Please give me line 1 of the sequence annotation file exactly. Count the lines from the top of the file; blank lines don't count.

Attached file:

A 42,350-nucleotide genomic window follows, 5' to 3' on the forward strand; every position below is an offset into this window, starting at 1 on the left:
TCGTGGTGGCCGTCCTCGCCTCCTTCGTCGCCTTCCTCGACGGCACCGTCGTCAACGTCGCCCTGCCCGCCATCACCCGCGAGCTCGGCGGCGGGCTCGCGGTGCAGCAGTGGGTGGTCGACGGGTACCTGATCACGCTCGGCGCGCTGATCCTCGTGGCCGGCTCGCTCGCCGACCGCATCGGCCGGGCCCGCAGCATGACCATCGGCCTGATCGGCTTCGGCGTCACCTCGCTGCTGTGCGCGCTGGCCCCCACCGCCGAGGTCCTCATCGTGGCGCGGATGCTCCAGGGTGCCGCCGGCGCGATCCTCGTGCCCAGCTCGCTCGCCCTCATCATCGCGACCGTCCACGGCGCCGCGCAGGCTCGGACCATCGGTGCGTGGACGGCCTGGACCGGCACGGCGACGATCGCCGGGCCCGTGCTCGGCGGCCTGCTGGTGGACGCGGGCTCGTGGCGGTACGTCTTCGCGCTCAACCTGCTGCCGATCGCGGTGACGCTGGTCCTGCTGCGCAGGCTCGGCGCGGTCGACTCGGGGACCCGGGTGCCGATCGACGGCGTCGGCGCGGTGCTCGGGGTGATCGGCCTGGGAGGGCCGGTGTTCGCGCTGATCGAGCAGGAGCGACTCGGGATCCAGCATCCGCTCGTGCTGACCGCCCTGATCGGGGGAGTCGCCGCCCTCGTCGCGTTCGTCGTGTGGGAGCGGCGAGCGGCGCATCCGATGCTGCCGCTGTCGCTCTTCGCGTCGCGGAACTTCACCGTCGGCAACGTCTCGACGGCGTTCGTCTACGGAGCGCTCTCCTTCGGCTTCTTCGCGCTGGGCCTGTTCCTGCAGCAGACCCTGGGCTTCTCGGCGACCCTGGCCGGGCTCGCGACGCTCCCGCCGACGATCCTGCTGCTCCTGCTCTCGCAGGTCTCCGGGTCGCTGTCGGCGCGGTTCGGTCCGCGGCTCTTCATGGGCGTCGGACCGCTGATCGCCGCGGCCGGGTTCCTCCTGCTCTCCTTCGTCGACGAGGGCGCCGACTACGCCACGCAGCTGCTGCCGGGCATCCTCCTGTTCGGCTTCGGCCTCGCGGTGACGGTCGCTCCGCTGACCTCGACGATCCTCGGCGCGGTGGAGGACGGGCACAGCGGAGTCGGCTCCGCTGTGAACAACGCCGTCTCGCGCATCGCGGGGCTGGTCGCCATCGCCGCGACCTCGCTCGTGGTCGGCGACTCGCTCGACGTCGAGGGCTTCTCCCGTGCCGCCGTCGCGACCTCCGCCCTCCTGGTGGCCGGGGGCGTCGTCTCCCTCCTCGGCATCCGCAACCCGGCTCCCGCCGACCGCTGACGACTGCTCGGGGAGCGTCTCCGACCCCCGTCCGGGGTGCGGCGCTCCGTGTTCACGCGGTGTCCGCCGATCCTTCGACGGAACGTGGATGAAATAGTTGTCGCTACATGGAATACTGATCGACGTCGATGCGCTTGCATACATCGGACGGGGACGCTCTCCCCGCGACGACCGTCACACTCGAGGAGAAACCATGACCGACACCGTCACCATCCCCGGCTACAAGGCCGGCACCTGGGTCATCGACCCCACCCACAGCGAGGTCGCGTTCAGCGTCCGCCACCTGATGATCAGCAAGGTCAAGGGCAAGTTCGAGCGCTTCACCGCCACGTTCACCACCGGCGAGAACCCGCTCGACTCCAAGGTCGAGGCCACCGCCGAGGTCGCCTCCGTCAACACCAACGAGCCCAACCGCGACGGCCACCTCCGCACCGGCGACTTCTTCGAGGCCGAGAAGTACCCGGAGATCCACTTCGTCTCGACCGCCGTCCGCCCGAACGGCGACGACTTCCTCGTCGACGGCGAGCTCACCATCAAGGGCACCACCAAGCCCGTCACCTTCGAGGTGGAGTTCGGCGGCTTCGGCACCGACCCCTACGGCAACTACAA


A 42,350-nucleotide genomic window follows, 5' to 3' on the forward strand; every position below is an offset into this window, starting at 1 on the left: